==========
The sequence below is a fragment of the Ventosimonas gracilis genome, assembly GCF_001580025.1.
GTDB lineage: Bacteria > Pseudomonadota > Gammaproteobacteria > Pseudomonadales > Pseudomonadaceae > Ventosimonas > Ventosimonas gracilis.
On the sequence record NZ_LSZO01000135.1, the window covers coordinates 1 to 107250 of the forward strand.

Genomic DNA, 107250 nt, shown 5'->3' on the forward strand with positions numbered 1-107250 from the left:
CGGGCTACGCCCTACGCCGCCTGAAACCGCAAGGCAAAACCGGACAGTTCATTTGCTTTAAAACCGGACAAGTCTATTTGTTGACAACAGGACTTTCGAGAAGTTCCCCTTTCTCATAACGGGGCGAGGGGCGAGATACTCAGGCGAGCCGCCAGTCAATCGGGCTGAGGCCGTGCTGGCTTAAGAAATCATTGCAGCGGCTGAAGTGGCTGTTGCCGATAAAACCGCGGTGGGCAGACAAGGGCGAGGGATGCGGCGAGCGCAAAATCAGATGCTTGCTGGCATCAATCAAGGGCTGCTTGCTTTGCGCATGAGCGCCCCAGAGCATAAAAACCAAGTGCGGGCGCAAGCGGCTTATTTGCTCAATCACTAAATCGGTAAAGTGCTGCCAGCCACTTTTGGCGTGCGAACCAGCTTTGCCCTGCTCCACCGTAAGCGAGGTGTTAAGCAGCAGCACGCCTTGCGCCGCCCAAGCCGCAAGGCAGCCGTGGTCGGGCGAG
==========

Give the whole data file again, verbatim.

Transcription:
The sequence below is a fragment of the Ventosimonas gracilis genome, assembly GCF_001580025.1.
GTDB lineage: Bacteria > Pseudomonadota > Gammaproteobacteria > Pseudomonadales > Pseudomonadaceae > Ventosimonas > Ventosimonas gracilis.
On the sequence record NZ_LSZO01000135.1, the window covers coordinates 1 to 107250 of the forward strand.

Genomic DNA, 107250 nt, shown 5'->3' on the forward strand with positions numbered 1-107250 from the left:
CGGGCTACGCCCTACGCCGCCTGAAACCGCAAGGCAAAACCGGACAGTTCATTTGCTTTAAAACCGGACAAGTCTATTTGTTGACAACAGGACTTTCGAGAAGTTCCCCTTTCTCATAACGGGGCGAGGGGCGAGATACTCAGGCGAGCCGCCAGTCAATCGGGCTGAGGCCGTGCTGGCTTAAGAAATCATTGCAGCGGCTGAAGTGGCTGTTGCCGATAAAACCGCGGTGGGCAGACAAGGGCGAGGGATGCGGCGAGCGCAAAATCAGATGCTTGCTGGCATCAATCAAGGGCTGCTTGCTTTGCGCATGAGCGCCCCAGAGCATAAAAACCAAGTGCGGGCGCAAGCGGCTTATTTGCTCAATCACTAAATCGGTAAAGTGCTGCCAGCCACTTTTGGCGTGCGAACCAGCTTTGCCCTGCTCCACCGTAAGCGAGGTGTTAAGCAGCAGCACGCCTTGCGCCGCCCAAGCCGCAAGGCAGCCGTGGTCGGGCGAG